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Last Updated - June 17, 2024

All families argue…but what’s the impact on your children? Reducing parental conflict

Find information, advice, videos and more here. 

Most of us have disagreements about things in our relationships – whether it’s coming home late, spending too much time on the phone, or what to watch on TV, having a difference of opinion is normal.

Not all conflict is damaging, but if your disagreements are frequent, intense and poorly resolved it can have a negative impact on your children’s health and emotional wellbeing.

Children who often witness adults arguing, slamming doors or ignoring each other sometimes feel that they are to blame, it can negatively impact on their self-esteem, mental and physical health, behaviour, how well they do in school, and their relationships with others both now and in their adult life.

Conflict in relationships can occur in all types of families: between biological parents, step-parents, foster and adoptive parents, parents and grandparents and separated and divorced parents to name just a few.

If you recognise this is happening in your relationship, please come along to one of the Drop-in Sessions at the Family Hubs for parents/carers.

For more information, please contact:
Email: Kelly.Fundrey@torbay.gov.uk   
mobile: 07796 996230

Here’s links to other organisations that could provide information and support.

Some video’s you might find helpful

When we argue with our partner or ex-partner, we can get caught up in the heat of the moment. At times like these, it’s difficult to find a way forward. See it differently want to help you see things differently, and do things differently. Click on this link to watch their video.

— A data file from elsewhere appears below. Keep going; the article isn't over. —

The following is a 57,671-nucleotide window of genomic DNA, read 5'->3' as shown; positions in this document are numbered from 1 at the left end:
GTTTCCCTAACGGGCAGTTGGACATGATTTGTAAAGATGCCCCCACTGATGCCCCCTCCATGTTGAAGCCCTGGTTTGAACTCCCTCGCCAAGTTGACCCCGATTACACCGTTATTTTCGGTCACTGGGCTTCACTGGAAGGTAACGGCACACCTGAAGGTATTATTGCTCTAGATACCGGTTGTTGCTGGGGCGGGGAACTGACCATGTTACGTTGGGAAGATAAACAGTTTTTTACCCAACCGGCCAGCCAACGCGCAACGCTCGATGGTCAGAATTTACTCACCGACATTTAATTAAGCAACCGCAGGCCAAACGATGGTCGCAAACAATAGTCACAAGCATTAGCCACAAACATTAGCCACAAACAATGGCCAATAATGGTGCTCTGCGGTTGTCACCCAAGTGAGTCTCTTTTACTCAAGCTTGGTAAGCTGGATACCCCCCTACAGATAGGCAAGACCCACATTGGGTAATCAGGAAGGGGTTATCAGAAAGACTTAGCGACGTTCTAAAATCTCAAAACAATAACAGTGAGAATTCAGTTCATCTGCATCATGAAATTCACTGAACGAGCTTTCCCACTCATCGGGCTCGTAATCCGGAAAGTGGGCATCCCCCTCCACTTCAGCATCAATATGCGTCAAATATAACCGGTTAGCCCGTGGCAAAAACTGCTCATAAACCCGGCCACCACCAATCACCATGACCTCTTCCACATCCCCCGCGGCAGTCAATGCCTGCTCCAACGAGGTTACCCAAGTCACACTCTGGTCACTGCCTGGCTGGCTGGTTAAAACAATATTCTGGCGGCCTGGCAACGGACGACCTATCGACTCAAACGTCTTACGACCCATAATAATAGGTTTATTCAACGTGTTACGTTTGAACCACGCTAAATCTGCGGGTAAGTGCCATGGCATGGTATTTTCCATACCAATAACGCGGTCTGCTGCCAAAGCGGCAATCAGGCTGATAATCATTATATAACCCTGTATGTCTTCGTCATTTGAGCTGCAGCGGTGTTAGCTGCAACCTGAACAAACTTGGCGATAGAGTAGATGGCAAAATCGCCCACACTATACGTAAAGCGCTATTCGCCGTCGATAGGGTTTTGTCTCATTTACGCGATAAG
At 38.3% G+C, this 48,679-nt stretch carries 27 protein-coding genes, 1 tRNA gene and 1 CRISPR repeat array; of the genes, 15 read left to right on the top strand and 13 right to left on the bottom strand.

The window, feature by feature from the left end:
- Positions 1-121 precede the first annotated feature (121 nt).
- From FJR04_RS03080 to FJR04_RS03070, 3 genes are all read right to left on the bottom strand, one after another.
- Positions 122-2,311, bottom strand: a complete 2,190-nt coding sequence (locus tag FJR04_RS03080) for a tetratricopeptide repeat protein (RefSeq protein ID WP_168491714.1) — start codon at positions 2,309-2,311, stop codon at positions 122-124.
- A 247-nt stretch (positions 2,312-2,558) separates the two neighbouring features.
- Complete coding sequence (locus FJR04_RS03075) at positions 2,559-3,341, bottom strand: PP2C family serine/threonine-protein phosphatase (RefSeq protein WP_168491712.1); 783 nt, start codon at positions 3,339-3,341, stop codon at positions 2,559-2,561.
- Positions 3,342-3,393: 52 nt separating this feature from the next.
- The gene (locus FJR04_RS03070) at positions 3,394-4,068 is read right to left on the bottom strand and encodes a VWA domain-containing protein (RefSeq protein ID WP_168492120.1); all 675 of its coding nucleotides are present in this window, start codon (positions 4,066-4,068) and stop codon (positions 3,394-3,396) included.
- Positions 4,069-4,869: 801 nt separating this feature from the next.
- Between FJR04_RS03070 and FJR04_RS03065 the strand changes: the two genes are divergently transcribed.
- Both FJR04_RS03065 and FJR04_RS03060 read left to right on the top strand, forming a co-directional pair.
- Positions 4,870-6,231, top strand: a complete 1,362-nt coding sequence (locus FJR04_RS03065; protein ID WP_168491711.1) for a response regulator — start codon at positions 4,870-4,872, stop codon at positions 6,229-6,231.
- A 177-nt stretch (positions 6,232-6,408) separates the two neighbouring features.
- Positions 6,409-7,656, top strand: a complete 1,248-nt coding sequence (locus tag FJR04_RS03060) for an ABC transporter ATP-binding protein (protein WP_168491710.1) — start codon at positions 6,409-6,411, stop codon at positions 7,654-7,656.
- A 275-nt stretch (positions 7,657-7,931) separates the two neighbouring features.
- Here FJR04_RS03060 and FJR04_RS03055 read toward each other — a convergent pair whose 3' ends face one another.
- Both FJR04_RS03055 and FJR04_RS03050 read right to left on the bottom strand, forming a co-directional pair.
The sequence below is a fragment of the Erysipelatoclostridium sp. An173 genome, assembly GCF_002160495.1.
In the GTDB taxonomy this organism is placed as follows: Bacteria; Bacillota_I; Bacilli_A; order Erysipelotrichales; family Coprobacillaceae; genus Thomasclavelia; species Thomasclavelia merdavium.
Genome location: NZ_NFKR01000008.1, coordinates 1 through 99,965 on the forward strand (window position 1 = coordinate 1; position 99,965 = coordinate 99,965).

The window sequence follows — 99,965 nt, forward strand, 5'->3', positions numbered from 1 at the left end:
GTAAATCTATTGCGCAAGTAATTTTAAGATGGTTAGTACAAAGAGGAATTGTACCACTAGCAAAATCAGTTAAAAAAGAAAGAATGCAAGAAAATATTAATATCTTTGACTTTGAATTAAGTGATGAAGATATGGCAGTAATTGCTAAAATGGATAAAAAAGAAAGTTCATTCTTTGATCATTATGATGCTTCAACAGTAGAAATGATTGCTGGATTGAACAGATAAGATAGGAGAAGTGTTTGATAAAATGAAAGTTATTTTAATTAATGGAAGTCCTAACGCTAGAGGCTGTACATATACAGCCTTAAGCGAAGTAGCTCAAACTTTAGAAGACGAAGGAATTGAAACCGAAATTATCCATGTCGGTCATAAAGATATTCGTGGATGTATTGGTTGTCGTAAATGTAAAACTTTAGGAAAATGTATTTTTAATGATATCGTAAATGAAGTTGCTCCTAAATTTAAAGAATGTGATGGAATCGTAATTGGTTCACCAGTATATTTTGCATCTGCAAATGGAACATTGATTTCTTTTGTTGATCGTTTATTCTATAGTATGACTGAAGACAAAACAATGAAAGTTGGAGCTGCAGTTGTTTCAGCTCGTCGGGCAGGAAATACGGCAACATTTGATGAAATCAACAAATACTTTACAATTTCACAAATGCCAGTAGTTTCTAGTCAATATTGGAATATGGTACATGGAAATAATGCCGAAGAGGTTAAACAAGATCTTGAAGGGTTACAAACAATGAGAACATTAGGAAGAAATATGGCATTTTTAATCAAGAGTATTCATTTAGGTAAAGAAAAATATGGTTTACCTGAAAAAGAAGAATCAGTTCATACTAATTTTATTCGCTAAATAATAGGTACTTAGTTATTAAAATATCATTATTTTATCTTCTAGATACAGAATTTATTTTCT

Making marriage work: here’s the science behind happy relationships! Dr. Gottman outlines the findings, tools and techniques that have helped thousands of couples from around the world build a “Sound Relationship House.”

Relationship Matters

When two people share responsibility for a child, no matter whether they are still together or separated, the relationship between them has a direct impact on the mental health of their children.

Do you recognise any of these things?

  • Are you arguing, having rows, shouting all the time with each other about things like, money, how you parent or housework?
  • Are you worried about splitting up?
  • Is there sulking, silent treatment, slamming doors or walking away from each other?
  • Are you anxious or worried and is this getting in the way of managing everyday life?
  • Are you not able to say sorry after an argument and move on?
  • Are you using hurtful texts, emails or social media against each other?

Watch the video to find out more information

Advice and guidance for parents and carers in conflict or separating from the Anna Freud Centre

Emma Morris, member of the Family Ties Team at the Anna Freud Centre, talks about the impact that parental conflict can have on children.

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